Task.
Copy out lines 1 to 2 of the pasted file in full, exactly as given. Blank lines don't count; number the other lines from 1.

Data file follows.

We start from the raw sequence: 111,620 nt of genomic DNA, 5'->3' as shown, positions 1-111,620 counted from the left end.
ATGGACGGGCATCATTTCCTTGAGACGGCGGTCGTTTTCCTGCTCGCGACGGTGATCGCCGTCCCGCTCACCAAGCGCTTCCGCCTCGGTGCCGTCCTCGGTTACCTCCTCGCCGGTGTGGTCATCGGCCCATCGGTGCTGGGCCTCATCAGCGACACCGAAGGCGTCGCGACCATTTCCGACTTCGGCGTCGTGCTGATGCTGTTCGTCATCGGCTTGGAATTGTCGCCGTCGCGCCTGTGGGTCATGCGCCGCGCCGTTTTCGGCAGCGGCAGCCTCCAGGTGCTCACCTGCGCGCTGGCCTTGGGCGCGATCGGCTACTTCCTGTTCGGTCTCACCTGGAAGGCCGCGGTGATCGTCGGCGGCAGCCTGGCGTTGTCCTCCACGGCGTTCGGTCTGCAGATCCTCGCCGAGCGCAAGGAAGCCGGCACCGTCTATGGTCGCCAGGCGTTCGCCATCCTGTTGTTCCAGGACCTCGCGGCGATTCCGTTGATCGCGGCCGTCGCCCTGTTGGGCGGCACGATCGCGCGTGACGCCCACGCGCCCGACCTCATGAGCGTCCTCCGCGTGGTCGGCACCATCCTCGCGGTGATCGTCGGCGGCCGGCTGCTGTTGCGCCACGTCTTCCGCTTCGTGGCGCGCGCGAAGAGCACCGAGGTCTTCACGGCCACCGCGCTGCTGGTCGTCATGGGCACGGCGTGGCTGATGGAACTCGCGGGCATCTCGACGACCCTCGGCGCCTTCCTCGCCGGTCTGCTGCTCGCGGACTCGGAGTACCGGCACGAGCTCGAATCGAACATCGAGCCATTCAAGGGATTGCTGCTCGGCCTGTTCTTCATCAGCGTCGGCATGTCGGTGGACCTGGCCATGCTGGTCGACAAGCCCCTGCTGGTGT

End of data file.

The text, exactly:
We start from the raw sequence: 111,620 nt of genomic DNA, 5'->3' as shown, positions 1-111,620 counted from the left end.
ATGGACGGGCATCATTTCCTTGAGACGGCGGTCGTTTTCCTGCTCGCGACGGTGATCGCCGTCCCGCTCACCAAGCGCTTCCGCCTCGGTGCCGTCCTCGGTTACCTCCTCGCCGGTGTGGTCATCGGCCCATCGGTGCTGGGCCTCATCAGCGACACCGAAGGCGTCGCGACCATTTCCGACTTCGGCGTCGTGCTGATGCTGTTCGTCATCGGCTTGGAATTGTCGCCGTCGCGCCTGTGGGTCATGCGCCGCGCCGTTTTCGGCAGCGGCAGCCTCCAGGTGCTCACCTGCGCGCTGGCCTTGGGCGCGATCGGCTACTTCCTGTTCGGTCTCACCTGGAAGGCCGCGGTGATCGTCGGCGGCAGCCTGGCGTTGTCCTCCACGGCGTTCGGTCTGCAGATCCTCGCCGAGCGCAAGGAAGCCGGCACCGTCTATGGTCGCCAGGCGTTCGCCATCCTGTTGTTCCAGGACCTCGCGGCGATTCCGTTGATCGCGGCCGTCGCCCTGTTGGGCGGCACGATCGCGCGTGACGCCCACGCGCCCGACCTCATGAGCGTCCTCCGCGTGGTCGGCACCATCCTCGCGGTGATCGTCGGCGGCCGGCTGCTGTTGCGCCACGTCTTCCGCTTCGTGGCGCGCGCGAAGAGCACCGAGGTCTTCACGGCCACCGCGCTGCTGGTCGTCATGGGCACGGCGTGGCTGATGGAACTCGCGGGCATCTCGACGACCCTCGGCGCCTTCCTCGCCGGTCTGCTGCTCGCGGACTCGGAGTACCGGCACGAGCTCGAATCGAACATCGAGCCATTCAAGGGATTGCTGCTCGGCCTGTTCTTCATCAGCGTCGGCATGTCGGTGGACCTGGCCATGCTGGTCGACAAGCCCCTGCTGGTGT